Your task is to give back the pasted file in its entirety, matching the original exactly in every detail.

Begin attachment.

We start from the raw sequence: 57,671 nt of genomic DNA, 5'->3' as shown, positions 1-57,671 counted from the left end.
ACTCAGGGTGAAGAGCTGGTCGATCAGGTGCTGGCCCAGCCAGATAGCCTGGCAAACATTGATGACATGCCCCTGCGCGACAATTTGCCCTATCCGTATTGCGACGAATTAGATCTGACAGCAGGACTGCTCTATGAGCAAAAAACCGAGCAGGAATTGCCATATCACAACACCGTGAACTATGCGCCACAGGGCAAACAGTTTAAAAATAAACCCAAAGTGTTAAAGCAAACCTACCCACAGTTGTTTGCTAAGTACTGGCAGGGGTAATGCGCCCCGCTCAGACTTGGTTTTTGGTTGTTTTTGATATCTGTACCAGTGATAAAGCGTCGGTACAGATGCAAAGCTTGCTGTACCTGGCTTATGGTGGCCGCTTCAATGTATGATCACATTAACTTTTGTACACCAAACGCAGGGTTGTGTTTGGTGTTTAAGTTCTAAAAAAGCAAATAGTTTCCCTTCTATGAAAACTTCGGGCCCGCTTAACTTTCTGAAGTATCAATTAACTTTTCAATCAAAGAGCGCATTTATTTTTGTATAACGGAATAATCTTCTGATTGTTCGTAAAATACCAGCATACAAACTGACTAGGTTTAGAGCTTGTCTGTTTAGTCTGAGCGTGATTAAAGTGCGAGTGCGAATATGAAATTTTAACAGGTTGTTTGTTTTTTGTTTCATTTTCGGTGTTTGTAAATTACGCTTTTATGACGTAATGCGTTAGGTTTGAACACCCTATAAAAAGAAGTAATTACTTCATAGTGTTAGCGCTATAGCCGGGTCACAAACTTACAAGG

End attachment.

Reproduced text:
We start from the raw sequence: 57,671 nt of genomic DNA, 5'->3' as shown, positions 1-57,671 counted from the left end.
ACTCAGGGTGAAGAGCTGGTCGATCAGGTGCTGGCCCAGCCAGATAGCCTGGCAAACATTGATGACATGCCCCTGCGCGACAATTTGCCCTATCCGTATTGCGACGAATTAGATCTGACAGCAGGACTGCTCTATGAGCAAAAAACCGAGCAGGAATTGCCATATCACAACACCGTGAACTATGCGCCACAGGGCAAACAGTTTAAAAATAAACCCAAAGTGTTAAAGCAAACCTACCCACAGTTGTTTGCTAAGTACTGGCAGGGGTAATGCGCCCCGCTCAGACTTGGTTTTTGGTTGTTTTTGATATCTGTACCAGTGATAAAGCGTCGGTACAGATGCAAAGCTTGCTGTACCTGGCTTATGGTGGCCGCTTCAATGTATGATCACATTAACTTTTGTACACCAAACGCAGGGTTGTGTTTGGTGTTTAAGTTCTAAAAAAGCAAATAGTTTCCCTTCTATGAAAACTTCGGGCCCGCTTAACTTTCTGAAGTATCAATTAACTTTTCAATCAAAGAGCGCATTTATTTTTGTATAACGGAATAATCTTCTGATTGTTCGTAAAATACCAGCATACAAACTGACTAGGTTTAGAGCTTGTCTGTTTAGTCTGAGCGTGATTAAAGTGCGAGTGCGAATATGAAATTTTAACAGGTTGTTTGTTTTTTGTTTCATTTTCGGTGTTTGTAAATTACGCTTTTATGACGTAATGCGTTAGGTTTGAACACCCTATAAAAAGAAGTAATTACTTCATAGTGTTAGCGCTATAGCCGGGTCACAAACTTACAAGG